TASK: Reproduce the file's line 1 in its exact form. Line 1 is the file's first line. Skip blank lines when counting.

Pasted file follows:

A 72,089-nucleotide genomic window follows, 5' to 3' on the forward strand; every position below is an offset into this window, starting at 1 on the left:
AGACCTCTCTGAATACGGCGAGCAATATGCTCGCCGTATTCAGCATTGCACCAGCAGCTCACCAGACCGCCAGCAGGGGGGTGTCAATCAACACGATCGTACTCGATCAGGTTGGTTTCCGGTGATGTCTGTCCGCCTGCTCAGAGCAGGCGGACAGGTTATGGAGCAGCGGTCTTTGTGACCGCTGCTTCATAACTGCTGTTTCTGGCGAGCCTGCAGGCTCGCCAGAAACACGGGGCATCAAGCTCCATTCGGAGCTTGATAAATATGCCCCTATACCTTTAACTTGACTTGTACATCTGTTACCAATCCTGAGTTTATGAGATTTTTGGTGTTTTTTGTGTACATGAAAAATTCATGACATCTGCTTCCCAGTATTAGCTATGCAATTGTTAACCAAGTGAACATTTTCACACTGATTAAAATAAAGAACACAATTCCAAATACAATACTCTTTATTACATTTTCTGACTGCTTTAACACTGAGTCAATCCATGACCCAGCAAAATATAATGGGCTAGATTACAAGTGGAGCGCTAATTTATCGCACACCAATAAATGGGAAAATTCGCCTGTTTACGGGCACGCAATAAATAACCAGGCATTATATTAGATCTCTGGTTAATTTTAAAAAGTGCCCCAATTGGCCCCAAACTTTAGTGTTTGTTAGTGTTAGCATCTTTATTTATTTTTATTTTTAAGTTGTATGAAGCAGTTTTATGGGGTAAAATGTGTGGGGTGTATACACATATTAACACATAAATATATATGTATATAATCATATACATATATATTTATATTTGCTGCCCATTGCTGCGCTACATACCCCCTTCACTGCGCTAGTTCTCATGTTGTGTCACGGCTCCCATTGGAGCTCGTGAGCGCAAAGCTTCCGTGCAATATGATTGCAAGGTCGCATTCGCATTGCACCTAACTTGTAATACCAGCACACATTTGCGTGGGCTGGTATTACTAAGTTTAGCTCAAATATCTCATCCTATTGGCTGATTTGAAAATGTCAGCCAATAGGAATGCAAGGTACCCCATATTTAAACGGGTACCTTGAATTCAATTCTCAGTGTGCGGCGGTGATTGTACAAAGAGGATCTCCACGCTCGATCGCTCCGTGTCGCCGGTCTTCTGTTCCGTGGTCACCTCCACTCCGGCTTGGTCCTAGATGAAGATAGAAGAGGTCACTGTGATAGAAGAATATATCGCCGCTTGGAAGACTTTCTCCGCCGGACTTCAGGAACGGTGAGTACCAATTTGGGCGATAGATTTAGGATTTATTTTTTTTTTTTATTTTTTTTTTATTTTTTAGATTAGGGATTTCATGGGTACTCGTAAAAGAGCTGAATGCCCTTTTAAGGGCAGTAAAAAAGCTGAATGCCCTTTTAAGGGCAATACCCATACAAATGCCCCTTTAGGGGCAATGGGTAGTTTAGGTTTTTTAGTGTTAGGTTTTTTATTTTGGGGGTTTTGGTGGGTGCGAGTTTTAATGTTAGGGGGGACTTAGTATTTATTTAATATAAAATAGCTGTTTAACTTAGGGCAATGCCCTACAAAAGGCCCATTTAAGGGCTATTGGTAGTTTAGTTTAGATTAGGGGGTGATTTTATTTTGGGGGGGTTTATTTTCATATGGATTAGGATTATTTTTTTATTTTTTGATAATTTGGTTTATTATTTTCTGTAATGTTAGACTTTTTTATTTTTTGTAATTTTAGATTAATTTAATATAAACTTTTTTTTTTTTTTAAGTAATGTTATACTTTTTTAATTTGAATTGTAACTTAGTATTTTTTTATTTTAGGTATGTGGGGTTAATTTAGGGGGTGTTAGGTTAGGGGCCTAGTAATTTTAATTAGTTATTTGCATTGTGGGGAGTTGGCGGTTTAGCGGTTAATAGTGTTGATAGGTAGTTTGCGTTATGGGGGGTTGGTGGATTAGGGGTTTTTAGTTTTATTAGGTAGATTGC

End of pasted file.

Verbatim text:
A 72,089-nucleotide genomic window follows, 5' to 3' on the forward strand; every position below is an offset into this window, starting at 1 on the left: